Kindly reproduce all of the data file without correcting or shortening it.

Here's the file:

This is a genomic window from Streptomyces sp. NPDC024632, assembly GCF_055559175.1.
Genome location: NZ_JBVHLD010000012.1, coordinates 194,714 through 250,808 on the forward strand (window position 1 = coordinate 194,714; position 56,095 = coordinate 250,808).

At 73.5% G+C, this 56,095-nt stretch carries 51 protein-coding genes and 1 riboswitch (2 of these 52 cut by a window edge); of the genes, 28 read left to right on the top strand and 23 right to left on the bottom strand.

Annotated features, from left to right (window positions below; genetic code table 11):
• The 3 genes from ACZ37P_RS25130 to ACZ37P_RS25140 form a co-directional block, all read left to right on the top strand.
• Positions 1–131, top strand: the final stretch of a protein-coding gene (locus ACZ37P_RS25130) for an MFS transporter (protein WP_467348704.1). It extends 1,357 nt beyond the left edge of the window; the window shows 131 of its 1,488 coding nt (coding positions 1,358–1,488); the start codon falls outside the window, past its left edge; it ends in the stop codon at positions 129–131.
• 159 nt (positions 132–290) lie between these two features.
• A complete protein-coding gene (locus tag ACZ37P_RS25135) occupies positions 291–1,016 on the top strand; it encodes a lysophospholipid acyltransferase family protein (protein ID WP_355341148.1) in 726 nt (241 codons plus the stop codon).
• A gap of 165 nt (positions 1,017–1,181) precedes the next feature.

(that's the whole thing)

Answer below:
This is a genomic window from Streptomyces sp. NPDC024632, assembly GCF_055559175.1.
Genome location: NZ_JBVHLD010000012.1, coordinates 194,714 through 250,808 on the forward strand (window position 1 = coordinate 194,714; position 56,095 = coordinate 250,808).

At 73.5% G+C, this 56,095-nt stretch carries 51 protein-coding genes and 1 riboswitch (2 of these 52 cut by a window edge); of the genes, 28 read left to right on the top strand and 23 right to left on the bottom strand.

Annotated features, from left to right (window positions below; genetic code table 11):
• The 3 genes from ACZ37P_RS25130 to ACZ37P_RS25140 form a co-directional block, all read left to right on the top strand.
• Positions 1–131, top strand: the final stretch of a protein-coding gene (locus ACZ37P_RS25130) for an MFS transporter (protein WP_467348704.1). It extends 1,357 nt beyond the left edge of the window; the window shows 131 of its 1,488 coding nt (coding positions 1,358–1,488); the start codon falls outside the window, past its left edge; it ends in the stop codon at positions 129–131.
• 159 nt (positions 132–290) lie between these two features.
• A complete protein-coding gene (locus tag ACZ37P_RS25135) occupies positions 291–1,016 on the top strand; it encodes a lysophospholipid acyltransferase family protein (protein ID WP_355341148.1) in 726 nt (241 codons plus the stop codon).
• A gap of 165 nt (positions 1,017–1,181) precedes the next feature.